View Single Post
  #148  
Old 05-22-2019, 12:46 PM
wolfpup's Avatar
wolfpup is offline
Guest
 
Join Date: Jan 2014
Posts: 11,233
Quote:
Originally Posted by Half Man Half Wit View Post
The contradiction (as Chalmers highlights) is that the sort of emergence (that doesn't follow from the fundamental-level properties) you require is in contradiction to both computationalism and physicalism, so you simply can't appeal to both in your explanation of the mind without being inconsistent. You want the emergent properties to not follow from the fundamental ones? Then you can't hold on to computationalism. It's that simple.
Only if you believe Chalmers. I proposed above that novel emergent properties can develop in the interconnections and/or states of lower-level components that were not found in any form in the components themselves.

Quote:
Originally Posted by Half Man Half Wit View Post
I like how you get all in a huff about my disagreement with Fodor (whom I never characterized as a crackpot or misguided; at the time, caloric was a perfectly respectable paradigm for the explanation of the movement of heat, simply reflecting an incomplete scientific knowledge, just like the computational theory is now), but yourself think nothing about essentially painting Dreyfus as a reactionary idiot. So I guess the main determining factor in whether or not a dead philosopher is worthy of deference is whether you agree with them?
I note that you're avoiding my cited quote about the important role of computational theory in cognitive science. Also, Dreyfus developed a very bad reputation in the AI and cognitive science communities early on that he was never able to shake, despite apparently some level of vindication of a few of his ideas in later years. I can tell you first-hand that contempt for Dreyfus is still prevalent in those communities.

Quote:
Originally Posted by Half Man Half Wit View Post
Exactly. You keep merely saying that, without any sort of argument whatsoever. So then, at least tell me, which computation does my device implement? Is it f or f'? Is it neither? If so, then how come I can use it to compute the sum of two numbers? If both describe the same computation, then what is it that's being computed? What is that computation?
What is that computation, you ask? Let's ask a hypothetical intelligent alien who happens to know nothing about number systems. The alien's correct answer would be: it's performing the computation that produces the described pattern of lights in response to switch inputs. How do we know that this is a "computation" at all and not just random gibberish? Because it exhibits what Turing called the determinacy condition: for any switch input, there is deterministically a corresponding output pattern. Whether we choose to call it a binary adder or the alien calls it a wamblefetzer is a matter of nomenclature and, obviously, a distinction of utility.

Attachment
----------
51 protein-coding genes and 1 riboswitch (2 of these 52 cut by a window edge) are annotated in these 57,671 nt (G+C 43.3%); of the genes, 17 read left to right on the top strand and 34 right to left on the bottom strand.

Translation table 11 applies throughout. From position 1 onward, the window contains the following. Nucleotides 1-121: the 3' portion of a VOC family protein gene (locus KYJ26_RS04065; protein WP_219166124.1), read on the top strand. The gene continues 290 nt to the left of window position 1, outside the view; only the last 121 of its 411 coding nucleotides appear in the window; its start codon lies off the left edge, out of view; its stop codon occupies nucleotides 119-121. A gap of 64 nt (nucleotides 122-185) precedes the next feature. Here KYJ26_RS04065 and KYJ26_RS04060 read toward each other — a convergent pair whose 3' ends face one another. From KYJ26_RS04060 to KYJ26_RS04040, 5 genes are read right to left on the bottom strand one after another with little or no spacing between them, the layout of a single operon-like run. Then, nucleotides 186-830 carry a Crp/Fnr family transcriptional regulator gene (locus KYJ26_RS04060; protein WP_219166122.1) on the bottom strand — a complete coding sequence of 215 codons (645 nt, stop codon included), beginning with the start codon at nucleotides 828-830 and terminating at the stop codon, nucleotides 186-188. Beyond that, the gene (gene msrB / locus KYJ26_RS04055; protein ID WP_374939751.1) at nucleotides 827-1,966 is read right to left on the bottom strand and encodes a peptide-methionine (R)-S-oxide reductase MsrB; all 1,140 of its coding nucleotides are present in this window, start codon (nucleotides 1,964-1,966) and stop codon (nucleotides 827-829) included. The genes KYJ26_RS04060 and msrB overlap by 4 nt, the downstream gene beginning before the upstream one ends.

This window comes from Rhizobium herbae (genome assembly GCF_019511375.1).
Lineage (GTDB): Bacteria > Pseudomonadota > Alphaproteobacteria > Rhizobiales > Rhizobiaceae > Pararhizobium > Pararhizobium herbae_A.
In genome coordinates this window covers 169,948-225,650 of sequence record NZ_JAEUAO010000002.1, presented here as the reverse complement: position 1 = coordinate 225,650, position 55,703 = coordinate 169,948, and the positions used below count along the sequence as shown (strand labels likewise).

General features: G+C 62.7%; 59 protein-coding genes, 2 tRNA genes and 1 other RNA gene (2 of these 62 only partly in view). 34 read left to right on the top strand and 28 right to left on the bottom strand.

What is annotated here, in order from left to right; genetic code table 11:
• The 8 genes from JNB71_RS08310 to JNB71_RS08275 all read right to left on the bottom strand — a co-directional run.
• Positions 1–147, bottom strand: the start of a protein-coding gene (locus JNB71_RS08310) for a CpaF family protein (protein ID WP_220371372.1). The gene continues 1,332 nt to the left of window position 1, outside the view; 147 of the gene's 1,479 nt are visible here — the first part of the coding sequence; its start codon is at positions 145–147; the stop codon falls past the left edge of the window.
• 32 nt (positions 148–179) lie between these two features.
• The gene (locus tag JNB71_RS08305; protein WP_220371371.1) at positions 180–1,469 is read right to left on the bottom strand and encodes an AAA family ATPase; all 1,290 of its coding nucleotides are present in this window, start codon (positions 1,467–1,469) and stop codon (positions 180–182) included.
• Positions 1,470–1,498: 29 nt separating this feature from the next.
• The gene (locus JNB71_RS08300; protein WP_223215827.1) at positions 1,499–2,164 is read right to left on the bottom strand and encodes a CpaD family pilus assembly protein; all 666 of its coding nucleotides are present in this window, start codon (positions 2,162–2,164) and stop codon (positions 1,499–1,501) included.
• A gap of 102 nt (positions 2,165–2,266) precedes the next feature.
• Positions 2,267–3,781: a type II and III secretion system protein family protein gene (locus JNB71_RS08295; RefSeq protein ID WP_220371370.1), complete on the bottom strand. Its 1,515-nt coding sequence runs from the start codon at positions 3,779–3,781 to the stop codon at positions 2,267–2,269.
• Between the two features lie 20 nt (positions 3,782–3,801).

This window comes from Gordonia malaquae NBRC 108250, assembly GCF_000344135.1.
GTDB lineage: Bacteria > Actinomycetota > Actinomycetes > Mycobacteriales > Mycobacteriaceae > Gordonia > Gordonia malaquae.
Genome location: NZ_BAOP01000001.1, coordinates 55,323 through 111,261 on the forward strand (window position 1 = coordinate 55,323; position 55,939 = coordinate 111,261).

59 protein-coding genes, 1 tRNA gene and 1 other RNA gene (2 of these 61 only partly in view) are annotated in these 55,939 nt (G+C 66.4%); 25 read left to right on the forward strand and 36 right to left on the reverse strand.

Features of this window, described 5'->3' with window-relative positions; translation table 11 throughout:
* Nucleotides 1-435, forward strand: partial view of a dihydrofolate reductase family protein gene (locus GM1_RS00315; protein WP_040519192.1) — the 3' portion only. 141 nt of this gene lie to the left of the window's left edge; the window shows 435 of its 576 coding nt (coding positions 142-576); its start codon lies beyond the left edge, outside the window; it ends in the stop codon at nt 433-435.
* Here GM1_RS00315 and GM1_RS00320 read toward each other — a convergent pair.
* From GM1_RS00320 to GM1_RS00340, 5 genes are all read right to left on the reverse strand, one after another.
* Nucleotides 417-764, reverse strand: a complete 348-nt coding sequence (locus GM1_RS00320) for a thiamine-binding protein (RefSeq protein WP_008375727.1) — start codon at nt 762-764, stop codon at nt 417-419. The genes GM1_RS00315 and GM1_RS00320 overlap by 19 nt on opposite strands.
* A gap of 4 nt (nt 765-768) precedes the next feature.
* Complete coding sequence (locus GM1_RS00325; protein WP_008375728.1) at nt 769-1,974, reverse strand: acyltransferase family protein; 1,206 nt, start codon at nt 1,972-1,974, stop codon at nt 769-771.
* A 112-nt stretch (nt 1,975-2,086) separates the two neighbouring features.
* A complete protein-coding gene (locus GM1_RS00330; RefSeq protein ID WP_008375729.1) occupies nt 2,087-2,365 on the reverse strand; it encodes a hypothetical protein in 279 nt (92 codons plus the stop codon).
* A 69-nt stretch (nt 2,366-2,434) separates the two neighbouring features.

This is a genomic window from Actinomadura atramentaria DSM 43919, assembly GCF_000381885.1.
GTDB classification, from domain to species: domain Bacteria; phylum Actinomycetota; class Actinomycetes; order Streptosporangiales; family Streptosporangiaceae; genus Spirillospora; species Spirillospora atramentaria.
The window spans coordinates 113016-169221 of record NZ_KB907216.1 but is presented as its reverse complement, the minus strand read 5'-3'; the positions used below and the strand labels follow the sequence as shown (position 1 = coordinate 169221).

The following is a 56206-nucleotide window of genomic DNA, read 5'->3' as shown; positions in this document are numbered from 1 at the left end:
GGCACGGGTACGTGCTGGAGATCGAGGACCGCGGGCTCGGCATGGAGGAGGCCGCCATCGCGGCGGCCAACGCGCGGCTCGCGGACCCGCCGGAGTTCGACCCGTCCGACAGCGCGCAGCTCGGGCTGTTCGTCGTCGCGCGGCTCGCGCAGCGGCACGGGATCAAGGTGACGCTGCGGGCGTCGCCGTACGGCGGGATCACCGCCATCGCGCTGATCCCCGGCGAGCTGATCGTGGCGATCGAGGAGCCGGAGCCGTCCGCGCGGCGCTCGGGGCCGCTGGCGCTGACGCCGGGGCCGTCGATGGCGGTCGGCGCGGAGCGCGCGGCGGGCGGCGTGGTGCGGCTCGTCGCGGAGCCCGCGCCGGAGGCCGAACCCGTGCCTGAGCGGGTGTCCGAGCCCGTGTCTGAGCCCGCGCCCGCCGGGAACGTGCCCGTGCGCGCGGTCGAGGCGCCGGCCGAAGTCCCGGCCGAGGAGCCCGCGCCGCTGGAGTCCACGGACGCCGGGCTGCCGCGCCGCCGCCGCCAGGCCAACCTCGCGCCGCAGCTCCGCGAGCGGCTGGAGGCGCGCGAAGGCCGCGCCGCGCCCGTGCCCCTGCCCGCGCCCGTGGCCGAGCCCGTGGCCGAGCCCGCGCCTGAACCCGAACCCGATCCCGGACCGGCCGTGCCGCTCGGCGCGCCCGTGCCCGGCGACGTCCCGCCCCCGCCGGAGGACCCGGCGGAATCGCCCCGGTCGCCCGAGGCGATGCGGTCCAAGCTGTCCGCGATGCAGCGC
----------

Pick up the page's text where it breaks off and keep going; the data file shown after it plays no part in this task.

Note that in defining the Turing machine, Turing himself was untroubled by any notion of an external interpreter. Indeed he explicitly made the distinction between this type of machine exhibiting the determinacy condition, which he called an automatic machine or "a-machine", and the choice machine in which an external agent specified the next state. But your box is an a-machine, whose computations involve no such external agent.

Quote:
Originally Posted by Half Man Half Wit View Post
Again, I'm not the only one thinking that. 'You could do it by computer' is often used as the definition for weak emergence that doesn't introduce anything novel whatsoever, because it's just so blindingly obvious how the large-scale phenomena follow from the lower-level ones in the computer's case.

That doesn't mean computers can't surprise you. Even though the story of how they do what they do is conceptually simple, it can be a bit lengthy, not to mention boring, to actually follow. But surprise is no criterion for qualitative novelty. I have been surprised by my milk boiling over, but that doesn't mean that a qualitatively new feature of the milk emerged.
"You could do it by computer" as a synonym for "trivial" sounds like something Dreyfus would have said!

Of course "surprise" by itself isn't a criterion for much of anything, but surprise in the sense that properties that we explicitly denied could emerge from certain processes, like high intelligence or strong problem-solving skills, if and when they actually emerge does mean that we have to re-evaluate our beliefs and assumptions. It also means that those properties were not observed in the underlying processes, or at least were in no way obvious.
Quote:
Originally Posted by Half Man Half Wit View Post
You, on the other hand, have provided no such basis for your claim that consciousness emerges in the same way. Indeed, you claim that no basis such as that can be given, because emergence basically magically introduces genuine novelty. That you give computers as an example of that, where it's exactly the case that the emergent properties have 'visible elements in the underlying components', is at the very least ironic.
None of us are in a position to conclusively explain consciousness. But it certainly seems plausible to me that it's nothing more than our perception of the world turned inward on itself, so that any being sentient enough to have thoughtful perceptions about the world will possess a corresponding level of self-awareness. I suspect that at some point in the future when we have general-purpose AI whose awareness of the world includes awareness of self, we'll get into furious semantic battles over whether machine consciousness is "real" consciousness. It will certainly be different from ours because it won't have the influences of biological senses or instincts. Ultimately Marvin Minsky may be proved right in considering the whole question a relative non-issue in the context of machine intelligence.